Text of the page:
If you've watched HBO's "Veep," whose great third season is now available on iTunes, you may have noticed that the show's main character, vice-president Selina Meyer (Julia Louis-Dreyfus), is not like real-world politicians. Sure, she's a manipulative backstabber who's more familiar with her polling numbers than the issues of the day, a spineless careerist with no convictions to speak of: That's all familiar enough. But she's also — how shall I put this? — kind of hot.
As a rule, professional actors are better-looking than we normals, but what we might call the Attractiveness Gap is more pronounced when it comes to politics, a profession where physical attractiveness — and, worse, any sign that the female politician in question might give too much thought to her appearance — can be a distinct drawback. As the saying goes, politics is show business for ugly people, and they apparently don't like the good-looking intruding on their turf.
Sure, it's vaguely ludicrous seeing "Scandal's" hunky President Fitz without his shirt on, but can you imagine a female commander-in-chief, fictional or otherwise, stripped to her skivvies? In one memorable episode from "Veep's" third season, the president's political maneuvering forces Selina to clarify her position on reproductive rights, and her staff quotes a talking point that begins, "As a woman...." Her response was sheer panic: "I can’t identify myself as a woman! People can’t know that. Men hate that. And women who hate women hate that… which, I believe, is most women."
In the Guardian, Anna Hart details the ways in which "Veep's" costume department plays up Selina Meyer's feminine charms, and the prices real-life politicians have paid for showing even an inkling of her fashion sense:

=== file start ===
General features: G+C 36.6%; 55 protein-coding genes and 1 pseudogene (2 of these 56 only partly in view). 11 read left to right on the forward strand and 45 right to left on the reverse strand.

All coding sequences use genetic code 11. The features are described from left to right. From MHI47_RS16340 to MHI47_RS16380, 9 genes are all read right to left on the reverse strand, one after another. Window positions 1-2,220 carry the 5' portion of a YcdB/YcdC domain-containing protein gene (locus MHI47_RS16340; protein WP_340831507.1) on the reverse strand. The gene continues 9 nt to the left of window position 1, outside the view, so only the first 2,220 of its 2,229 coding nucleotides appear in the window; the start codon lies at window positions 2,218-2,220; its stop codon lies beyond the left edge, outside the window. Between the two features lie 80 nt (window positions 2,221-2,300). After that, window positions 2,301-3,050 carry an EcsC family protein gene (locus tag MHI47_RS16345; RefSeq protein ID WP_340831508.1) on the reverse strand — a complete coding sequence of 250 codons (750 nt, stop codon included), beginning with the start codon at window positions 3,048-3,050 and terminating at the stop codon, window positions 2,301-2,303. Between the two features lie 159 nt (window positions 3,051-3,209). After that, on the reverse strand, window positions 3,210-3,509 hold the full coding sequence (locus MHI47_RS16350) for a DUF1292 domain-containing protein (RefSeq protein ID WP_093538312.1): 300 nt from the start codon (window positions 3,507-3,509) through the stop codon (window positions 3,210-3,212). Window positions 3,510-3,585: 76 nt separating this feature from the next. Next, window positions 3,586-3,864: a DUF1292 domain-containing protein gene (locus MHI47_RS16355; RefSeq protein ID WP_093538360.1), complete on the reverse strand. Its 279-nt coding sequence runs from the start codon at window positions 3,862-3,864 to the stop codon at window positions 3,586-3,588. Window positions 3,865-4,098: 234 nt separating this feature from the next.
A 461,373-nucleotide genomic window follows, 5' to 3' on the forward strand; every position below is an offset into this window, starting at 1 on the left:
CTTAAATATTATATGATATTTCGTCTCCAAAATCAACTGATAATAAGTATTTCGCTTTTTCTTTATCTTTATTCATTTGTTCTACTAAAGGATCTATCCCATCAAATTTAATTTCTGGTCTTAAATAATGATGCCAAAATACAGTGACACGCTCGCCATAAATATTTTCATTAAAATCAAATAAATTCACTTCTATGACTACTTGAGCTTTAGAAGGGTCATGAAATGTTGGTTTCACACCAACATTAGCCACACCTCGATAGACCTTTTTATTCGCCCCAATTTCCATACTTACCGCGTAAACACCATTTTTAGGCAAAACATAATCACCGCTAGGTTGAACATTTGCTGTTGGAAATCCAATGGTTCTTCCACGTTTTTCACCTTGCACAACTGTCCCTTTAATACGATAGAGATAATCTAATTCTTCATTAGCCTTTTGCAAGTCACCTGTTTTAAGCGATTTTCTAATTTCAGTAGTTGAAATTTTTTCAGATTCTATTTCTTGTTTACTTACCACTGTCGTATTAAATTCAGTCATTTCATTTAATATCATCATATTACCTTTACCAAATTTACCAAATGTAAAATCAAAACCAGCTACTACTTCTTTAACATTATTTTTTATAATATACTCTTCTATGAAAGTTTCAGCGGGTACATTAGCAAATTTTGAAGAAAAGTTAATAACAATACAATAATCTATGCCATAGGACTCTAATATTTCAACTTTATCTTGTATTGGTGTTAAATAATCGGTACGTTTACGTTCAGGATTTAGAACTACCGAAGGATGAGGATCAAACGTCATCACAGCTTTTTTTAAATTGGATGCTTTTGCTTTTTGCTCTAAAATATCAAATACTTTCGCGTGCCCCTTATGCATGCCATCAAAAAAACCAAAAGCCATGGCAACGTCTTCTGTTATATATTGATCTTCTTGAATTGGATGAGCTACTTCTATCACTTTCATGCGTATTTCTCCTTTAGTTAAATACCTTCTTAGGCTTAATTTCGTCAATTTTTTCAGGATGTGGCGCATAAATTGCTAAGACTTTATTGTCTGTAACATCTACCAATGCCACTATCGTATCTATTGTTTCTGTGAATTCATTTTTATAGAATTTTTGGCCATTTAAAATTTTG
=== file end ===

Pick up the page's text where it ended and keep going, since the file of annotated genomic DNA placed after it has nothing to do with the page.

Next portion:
In real life, it doesn't always pay for politicians to be seen to care about their wardrobes. Last year, for example, former secretary of state for Wales Cheryl Gillan was mocked for wearing a mildly interesting leopard print outfit during prime minister's questions last summer, with senior Tory MPs making roaring noises behind her back. Labour's Stella Creasy, too, was criticised by the Sun's political editor for debating Page 3 while wearing a PVC skirt. In the US, the 2008 revelation that Sarah Palin had a $150,000 fashion-and-beauty budget for her vice-presidential campaign was greeted with widespread disgust. Meyer, on the other hand, is fictional, and can get away with dressing as extravagantly as she likes.
As "Veep's" costume designer, Ernesto Martinez, told the New York Times, Selina differs from most real-life politicians in that she's not afraid to flaunt her personal wealth, right down to her Louboutins. The show frequently makes sport of her visceral disgust for the common people whom politicians must ceaselessly pretend they relate to, and her pricey wardrobe is a great way of underlining that disdain.
It would be really interesting if, in a future season, "Veep" tackled the Attractiveness Gap head-on, especially as Selina faces the added pressure of ascending to the highest office in the land. Perhaps she'll squirm in unflattering power suits calculated to portray her newfound gravitas, or maybe she'll follow the suggestion of Hart's Guardian colleague, who tore through the reams of public commentary about Hillary Clinton's appearance with a simple suggestion: "Maybe 2014 doesn't have to be the year of the strong female politician. Maybe it can just be the year of the strong female politician who doesn't give a fuck if you think she's pretty. Who are you, anyway?"